Economic self-interest is not necessarily a happy benign force. It creates and drives both expected and unexpected results. It can drive open capital markets, entrepeneurial behavior, economic growth and new technology, but it also drives short-term focus, unexpected consequences and collectively suicidal behaviors like the mortgage crisis where you had firms recommending specific investments to clients that they not only knew would tank, but had a financial gain pending for the firm in having them tank.

    “Rational greed” may be fine as a driving force, but it needs to be balanced by the social concept of “the commons” – what collectively as a society is required for a market to effectively function – transparency, trust, legal restrictions and systems, stock and asset value, joint ownership, regulatory authority that sets limits or penalties on criminal or anti-ethical activities.

    The mortgage crisis pretty aptly demonstrated the results of financial market deregulation and unchecked “rational greed”.

  • Doug Hunter

    “It might be helpful to have someone with stronger economics background”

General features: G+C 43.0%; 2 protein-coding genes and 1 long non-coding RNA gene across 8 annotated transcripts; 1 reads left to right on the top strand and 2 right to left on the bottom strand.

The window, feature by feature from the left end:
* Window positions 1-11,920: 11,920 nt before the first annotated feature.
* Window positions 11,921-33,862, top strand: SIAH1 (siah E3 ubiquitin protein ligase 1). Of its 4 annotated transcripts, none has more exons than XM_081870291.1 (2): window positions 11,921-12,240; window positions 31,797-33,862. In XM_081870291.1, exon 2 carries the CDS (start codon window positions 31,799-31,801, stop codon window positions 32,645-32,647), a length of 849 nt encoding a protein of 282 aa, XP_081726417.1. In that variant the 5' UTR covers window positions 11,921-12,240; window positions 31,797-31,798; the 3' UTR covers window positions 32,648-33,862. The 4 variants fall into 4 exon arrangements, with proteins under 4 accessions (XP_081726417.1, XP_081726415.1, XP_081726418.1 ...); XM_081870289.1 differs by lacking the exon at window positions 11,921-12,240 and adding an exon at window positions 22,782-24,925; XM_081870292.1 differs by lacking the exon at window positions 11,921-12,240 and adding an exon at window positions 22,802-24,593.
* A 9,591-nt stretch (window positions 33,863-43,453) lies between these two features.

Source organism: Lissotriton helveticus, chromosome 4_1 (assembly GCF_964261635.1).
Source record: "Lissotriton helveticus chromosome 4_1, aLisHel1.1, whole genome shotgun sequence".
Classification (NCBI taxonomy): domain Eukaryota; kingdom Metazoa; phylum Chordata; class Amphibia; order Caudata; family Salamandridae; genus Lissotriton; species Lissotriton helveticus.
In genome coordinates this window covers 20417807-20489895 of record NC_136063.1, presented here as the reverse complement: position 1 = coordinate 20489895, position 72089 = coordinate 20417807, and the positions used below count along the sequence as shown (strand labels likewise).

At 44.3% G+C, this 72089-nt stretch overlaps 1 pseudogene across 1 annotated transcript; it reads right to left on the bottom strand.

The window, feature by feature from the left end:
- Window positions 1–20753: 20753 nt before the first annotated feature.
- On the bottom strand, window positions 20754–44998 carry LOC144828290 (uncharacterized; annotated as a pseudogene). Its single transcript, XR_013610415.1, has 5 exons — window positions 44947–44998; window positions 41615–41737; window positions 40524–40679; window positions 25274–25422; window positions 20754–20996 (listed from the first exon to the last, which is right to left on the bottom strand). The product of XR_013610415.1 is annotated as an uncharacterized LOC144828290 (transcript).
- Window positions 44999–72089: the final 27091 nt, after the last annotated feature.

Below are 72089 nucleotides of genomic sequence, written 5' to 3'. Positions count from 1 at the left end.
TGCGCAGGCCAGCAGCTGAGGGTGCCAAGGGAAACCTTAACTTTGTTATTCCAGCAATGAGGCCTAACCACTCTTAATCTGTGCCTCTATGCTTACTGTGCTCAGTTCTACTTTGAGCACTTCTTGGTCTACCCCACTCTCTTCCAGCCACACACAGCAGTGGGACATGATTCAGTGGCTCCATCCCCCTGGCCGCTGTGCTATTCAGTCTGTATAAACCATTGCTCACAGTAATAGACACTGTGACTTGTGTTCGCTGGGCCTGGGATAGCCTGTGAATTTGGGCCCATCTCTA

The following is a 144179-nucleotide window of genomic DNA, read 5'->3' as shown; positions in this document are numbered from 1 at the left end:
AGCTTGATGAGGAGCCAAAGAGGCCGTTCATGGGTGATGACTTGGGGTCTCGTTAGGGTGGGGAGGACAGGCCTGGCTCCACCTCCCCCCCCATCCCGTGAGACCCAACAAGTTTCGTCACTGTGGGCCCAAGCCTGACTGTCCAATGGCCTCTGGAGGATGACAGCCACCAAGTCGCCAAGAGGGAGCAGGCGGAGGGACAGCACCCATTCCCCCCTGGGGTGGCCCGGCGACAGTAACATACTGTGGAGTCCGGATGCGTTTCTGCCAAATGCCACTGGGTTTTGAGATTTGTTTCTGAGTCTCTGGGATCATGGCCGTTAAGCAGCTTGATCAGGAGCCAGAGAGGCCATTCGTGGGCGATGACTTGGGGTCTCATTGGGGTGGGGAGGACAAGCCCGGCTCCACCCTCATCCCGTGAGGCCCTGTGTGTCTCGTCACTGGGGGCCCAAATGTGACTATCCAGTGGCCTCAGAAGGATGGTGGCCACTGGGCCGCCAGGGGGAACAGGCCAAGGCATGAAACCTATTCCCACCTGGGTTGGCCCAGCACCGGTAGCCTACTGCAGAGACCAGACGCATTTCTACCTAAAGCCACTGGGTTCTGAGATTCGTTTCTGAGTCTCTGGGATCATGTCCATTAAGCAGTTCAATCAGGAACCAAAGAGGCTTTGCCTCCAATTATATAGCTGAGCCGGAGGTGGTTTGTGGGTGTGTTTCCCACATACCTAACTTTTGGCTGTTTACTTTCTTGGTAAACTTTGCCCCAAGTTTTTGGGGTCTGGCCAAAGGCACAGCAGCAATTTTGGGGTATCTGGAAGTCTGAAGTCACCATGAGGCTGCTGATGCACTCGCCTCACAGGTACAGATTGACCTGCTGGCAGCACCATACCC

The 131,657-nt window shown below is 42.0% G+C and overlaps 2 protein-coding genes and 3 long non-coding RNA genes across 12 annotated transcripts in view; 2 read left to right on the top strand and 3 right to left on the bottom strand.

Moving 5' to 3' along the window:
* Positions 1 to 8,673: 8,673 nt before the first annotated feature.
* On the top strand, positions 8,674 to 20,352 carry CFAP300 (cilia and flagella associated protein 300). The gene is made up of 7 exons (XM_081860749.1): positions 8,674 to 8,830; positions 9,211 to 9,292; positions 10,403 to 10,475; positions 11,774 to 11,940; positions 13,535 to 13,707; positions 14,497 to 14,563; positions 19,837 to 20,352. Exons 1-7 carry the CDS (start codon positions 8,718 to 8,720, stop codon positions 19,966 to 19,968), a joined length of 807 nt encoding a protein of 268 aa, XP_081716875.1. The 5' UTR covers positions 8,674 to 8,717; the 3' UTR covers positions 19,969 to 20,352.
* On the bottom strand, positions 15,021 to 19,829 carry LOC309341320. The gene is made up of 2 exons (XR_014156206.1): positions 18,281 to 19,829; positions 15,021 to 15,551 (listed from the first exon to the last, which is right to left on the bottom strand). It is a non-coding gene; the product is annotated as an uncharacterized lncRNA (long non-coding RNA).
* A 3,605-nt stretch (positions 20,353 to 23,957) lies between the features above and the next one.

Like the regulators and financial gurus that led us into the most recent crisis? No thanks. Backgrounds just lead to groupthink and long boring comments.

  • Deano

    Yes…sure would be horrible to have someone that knew what they were talking about sounding off at BC…

  • Jordan Richardson

    Backgrounds just lead to groupthink and long boring comments.

    Uh…

  • Baronius

    “the issue is not rational economic self-interest as a driver, but whether an unregulated, open-ended system with no innate limitations or restrictions to that economic self-interest, is sustainable, laudable and desireable in a systemic way”

    Deano, that’s an issue, but it’s not *the* issue. It’s not the topic of this article. The merit of profit-driven markets is worth noting every now and then.

    “The mortgage crisis pretty aptly demonstrated the results of financial market deregulation and unchecked “rational greed”.”

    I kind of don’t agree, sorta. At the individual level, loans were made by overregulated banks who were discouraged from turning down anyone, and taken by borrowers who weren’t rational. At the international level, the loans were packaged by misregulated institutions and bought by irrational investors. It’s a lot more complicated than you (or I) are depicting it, and the identity of the villains of the story isn’t clear.